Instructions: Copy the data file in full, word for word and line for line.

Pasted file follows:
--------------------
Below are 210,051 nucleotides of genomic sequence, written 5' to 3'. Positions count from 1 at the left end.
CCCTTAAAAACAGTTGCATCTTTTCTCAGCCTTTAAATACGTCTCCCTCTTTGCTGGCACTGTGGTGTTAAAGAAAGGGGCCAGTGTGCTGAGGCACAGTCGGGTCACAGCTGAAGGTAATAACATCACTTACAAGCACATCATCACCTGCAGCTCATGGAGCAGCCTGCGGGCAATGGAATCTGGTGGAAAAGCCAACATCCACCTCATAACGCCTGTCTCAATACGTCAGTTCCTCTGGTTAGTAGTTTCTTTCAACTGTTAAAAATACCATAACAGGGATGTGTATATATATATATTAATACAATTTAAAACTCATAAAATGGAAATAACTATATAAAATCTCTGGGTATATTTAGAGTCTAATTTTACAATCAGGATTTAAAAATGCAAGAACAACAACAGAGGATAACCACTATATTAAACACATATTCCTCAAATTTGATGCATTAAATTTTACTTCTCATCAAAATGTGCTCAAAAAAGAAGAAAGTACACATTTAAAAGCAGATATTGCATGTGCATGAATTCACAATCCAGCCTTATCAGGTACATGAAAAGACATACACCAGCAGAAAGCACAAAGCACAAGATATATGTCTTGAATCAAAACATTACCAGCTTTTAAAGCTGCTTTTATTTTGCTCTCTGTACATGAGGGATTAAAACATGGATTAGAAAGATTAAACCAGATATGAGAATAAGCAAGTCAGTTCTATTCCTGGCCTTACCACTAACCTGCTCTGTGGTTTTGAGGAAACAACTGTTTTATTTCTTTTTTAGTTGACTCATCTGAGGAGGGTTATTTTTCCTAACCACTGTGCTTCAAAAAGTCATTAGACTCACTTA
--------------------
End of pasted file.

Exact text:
Below are 210,051 nucleotides of genomic sequence, written 5' to 3'. Positions count from 1 at the left end.
CCCTTAAAAACAGTTGCATCTTTTCTCAGCCTTTAAATACGTCTCCCTCTTTGCTGGCACTGTGGTGTTAAAGAAAGGGGCCAGTGTGCTGAGGCACAGTCGGGTCACAGCTGAAGGTAATAACATCACTTACAAGCACATCATCACCTGCAGCTCATGGAGCAGCCTGCGGGCAATGGAATCTGGTGGAAAAGCCAACATCCACCTCATAACGCCTGTCTCAATACGTCAGTTCCTCTGGTTAGTAGTTTCTTTCAACTGTTAAAAATACCATAACAGGGATGTGTATATATATATATTAATACAATTTAAAACTCATAAAATGGAAATAACTATATAAAATCTCTGGGTATATTTAGAGTCTAATTTTACAATCAGGATTTAAAAATGCAAGAACAACAACAGAGGATAACCACTATATTAAACACATATTCCTCAAATTTGATGCATTAAATTTTACTTCTCATCAAAATGTGCTCAAAAAAGAAGAAAGTACACATTTAAAAGCAGATATTGCATGTGCATGAATTCACAATCCAGCCTTATCAGGTACATGAAAAGACATACACCAGCAGAAAGCACAAAGCACAAGATATATGTCTTGAATCAAAACATTACCAGCTTTTAAAGCTGCTTTTATTTTGCTCTCTGTACATGAGGGATTAAAACATGGATTAGAAAGATTAAACCAGATATGAGAATAAGCAAGTCAGTTCTATTCCTGGCCTTACCACTAACCTGCTCTGTGGTTTTGAGGAAACAACTGTTTTATTTCTTTTTTAGTTGACTCATCTGAGGAGGGTTATTTTTCCTAACCACTGTGCTTCAAAAAGTCATTAGACTCACTTA